Third-gen iPad discoveries: Verizon on AT&T, data plans

As third-generation iPad units have started to land in the hands of customers in the US, a few new details about the 4G models’ behavior have been discovered. As noted by Mac Rumors forum member jsnuff1, it is possible, thanks to the GSM roaming capabilities of the Verizon 4G model, to install an AT&T micro-SIM and access that carrier’s EDGE, 3G, and HSPA+ 4G networks. Doing so requires applying the AT&T APN carrier settings first, but is encouraging for those wishing to take advantage of the faster non-LTE networks offered by AT&T. In addition, iLounge’s own Jerrod H. has discovered that iPad users who are upgrading from prior 3G-enabled models and currently have grandfathered-in unlimited data plans need not swap SIM cards with their prior units, but instead simply need to sign in with the same account information, and the unlimited plan will appear as an option. In any case, swapping SIMs is not recommended, as older SIMs are unlikely to support LTE service.

Sparrow releases mail client for iOS

Sparrow, developer of the popular Mac e-mail client of the same name, has released an advanced e-mail app for the iPhone and iPod touch. Sparrow provides a number of features beyond the built-in iOS Mail app including specific options for Gmail users such as Priority Inbox, labels and archiving as well as a unified inbox and photo attachment support. Intuitive swipe gestures can be used to navigate between accounts and mailboxes, folders and labels from a sliding panel view or quickly switch between inboxes or unread and favourite items from the top bar.

Sparrow also allows users to connect with Facebook to display contact profile pictures directly in the message list; options for quickly replying, starring, labelling, archiving and deleting individual messages can be quickly accessed simply by swiping in the message list or users can select multiple messages to apply common actions. Additional features include a smart contacts view that places the most frequently-used contacts at the top of the contact list, support for multiple e-mail accounts and aliases on a single account and advanced search features. The initial version is not without its limitations however; features such as push notifications and landscape support are currently planned for a future release. Sparrow requires iOS 5.0 or later and is available from the App Store for $3.

Third-generation iPad unboxing, comparison photos posted

iLounge has received its first of several test units of the third-generation iPad, and has posted unboxing and comparison photos of the unit to our Flickr account. As had been revealed earlier in the week, the differences in packaging between the new iPad and the iPad 2 are small, with a different background image for the device, an iCloud badge on the bottom of the box, and the expected changes in the labels on the rear. Inside, the changes are similarly minor, with different, slightly more flimsy SIM card removal tool—included only with Wi-Fi + 4G models—being the most noteworthy difference. Expect much more on Apple’s latest-generation tablet soon.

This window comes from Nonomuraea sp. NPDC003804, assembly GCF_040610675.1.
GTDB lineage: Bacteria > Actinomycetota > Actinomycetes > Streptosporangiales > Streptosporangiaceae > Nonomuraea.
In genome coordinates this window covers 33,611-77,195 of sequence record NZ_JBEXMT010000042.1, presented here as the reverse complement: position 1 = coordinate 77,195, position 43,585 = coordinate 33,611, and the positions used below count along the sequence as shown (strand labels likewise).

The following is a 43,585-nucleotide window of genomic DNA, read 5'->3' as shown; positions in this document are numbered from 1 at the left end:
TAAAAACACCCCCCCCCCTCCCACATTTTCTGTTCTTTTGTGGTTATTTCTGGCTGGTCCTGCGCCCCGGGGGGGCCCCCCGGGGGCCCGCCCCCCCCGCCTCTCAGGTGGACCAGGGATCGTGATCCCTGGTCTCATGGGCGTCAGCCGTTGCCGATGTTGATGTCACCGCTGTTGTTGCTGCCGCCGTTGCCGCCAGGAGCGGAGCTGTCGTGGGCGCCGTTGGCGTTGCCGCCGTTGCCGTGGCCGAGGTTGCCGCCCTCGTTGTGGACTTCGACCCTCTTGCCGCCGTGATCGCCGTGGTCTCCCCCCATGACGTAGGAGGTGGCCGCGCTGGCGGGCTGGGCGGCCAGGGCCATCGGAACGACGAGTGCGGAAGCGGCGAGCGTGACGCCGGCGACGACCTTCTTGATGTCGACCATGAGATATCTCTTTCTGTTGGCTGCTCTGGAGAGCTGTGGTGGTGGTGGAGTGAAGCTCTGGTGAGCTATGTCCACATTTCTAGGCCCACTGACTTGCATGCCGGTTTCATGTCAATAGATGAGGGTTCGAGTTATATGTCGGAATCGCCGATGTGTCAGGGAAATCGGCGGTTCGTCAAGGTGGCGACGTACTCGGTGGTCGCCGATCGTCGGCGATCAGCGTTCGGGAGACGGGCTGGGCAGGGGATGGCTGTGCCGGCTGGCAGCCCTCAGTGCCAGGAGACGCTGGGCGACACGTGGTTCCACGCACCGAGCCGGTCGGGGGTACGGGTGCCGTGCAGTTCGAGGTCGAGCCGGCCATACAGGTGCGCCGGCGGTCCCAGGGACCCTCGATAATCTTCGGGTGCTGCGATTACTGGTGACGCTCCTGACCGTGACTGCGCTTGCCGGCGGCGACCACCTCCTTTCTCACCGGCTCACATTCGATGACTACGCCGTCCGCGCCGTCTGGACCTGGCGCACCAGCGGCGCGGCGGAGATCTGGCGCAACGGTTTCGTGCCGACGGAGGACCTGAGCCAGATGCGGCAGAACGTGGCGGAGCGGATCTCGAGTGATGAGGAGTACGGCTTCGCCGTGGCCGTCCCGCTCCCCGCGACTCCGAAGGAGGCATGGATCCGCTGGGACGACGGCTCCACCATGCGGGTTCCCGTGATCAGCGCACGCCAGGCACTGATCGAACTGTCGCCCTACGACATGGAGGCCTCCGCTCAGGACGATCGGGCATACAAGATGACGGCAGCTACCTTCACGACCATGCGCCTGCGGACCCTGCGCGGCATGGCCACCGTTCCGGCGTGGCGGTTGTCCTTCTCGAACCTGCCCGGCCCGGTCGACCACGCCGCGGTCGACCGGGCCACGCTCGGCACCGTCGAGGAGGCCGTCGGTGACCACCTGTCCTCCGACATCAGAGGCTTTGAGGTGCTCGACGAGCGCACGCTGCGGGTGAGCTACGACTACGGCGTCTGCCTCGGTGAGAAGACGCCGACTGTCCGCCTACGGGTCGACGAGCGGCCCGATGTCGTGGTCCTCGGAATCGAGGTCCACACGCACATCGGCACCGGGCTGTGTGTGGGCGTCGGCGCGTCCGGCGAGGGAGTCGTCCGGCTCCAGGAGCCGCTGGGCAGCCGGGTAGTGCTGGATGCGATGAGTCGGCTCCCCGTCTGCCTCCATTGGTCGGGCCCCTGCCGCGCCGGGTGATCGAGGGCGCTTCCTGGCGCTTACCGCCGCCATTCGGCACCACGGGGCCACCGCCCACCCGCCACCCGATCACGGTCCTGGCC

Third-gen iPad launches in 10 countries to lengthy lines

Apple has officially launched its third-generation iPad in the US, Australia, Canada, France, Germany, Hong Kong, Japan, Singapore, Switzerland and the UK, as well as Puerto Rico and the US Virgin Islands. According to a Reuters report, hundreds were lined up outside stores in Asia and Europe for the launch, many of them from outside the respective countries in which they were purchasing their iPads. AllThingsD reports that a healthy, if not “peak level” line was formed around Apple’s flagship 5th Avenue store this morning, while Cult of Mac cites anecdotal reports suggesting that lines at some large Apple Stores—including those on Regent Street in London and on Boylston Street in Boston—saw their lines quickly dissipate, with plenty of stock remaining for walk-in customers.

China Unicom lifts 3G app download cap, users cry foul

China Unicom has completely lifted the 50MB—formerly 20MB—limit on app downloads over its 3G network, leading some users to question its intentions. Citing Chinese-language Sina Tech, M.I.C. Gadget reports that China Unicom issued a statement on the matter, saying, “After getting feedback from Apple, this [50MB limit for 3G] issue is resolved, and our Chinese account holders can now download apps [over 3G] with no file size limit. If you still have a problem, please restart your iPhone and try it again.” The Sina Tech reporter tested the new policy and was able to download a 103MB game over a 3G connection without receiving any type of warning. The customers concerned over the change claim that they may now easily exceed their data plan limits without meaning to, making the new policy more of a trap than a benefit.

Walmart to start third-gen iPad sales at 12:01 am

Walmart has announced that it will start to sell the third-generation iPad at 12:01 a.m. local time tomorrow morning. According to the retailer, there will be a “limited supply of the new iPad available” at 24-hour Walmart locations starting at one minute after midnight, giving customers a nearly eight hour jump on those choosing to purchase their iPads at other brick-and-mortar retailers. Apple will officially launch the third-generation iPad tomorrow, Friday, March 16.

Third-gen iPad lengthens charging times

According to an anecdotal report in one of the early crop of third-generation iPad reviews, the new device takes substantially longer to charge than prior versions. “While the new battery clearly isn’t much bigger than the old one, it can hold much more juice (42 watt-hours versus 25-watt-hours)”, MG Siegler writes for TechCrunch. “The downside of this is that I’ve found it takes quite a bit longer to charge the new iPad. As in several hours — you’ll probably want to do it overnight.” Siegler also notes that the new iPad gets noticeably warm—“never hot, just warm”, he assures—in the lower lefthand corner after prolonged use; The Verge noted similar warmth when using LTE for extended periods of time, suggesting that it, and not the battery, is to blame. Expect full test results from iLounge’s independent review.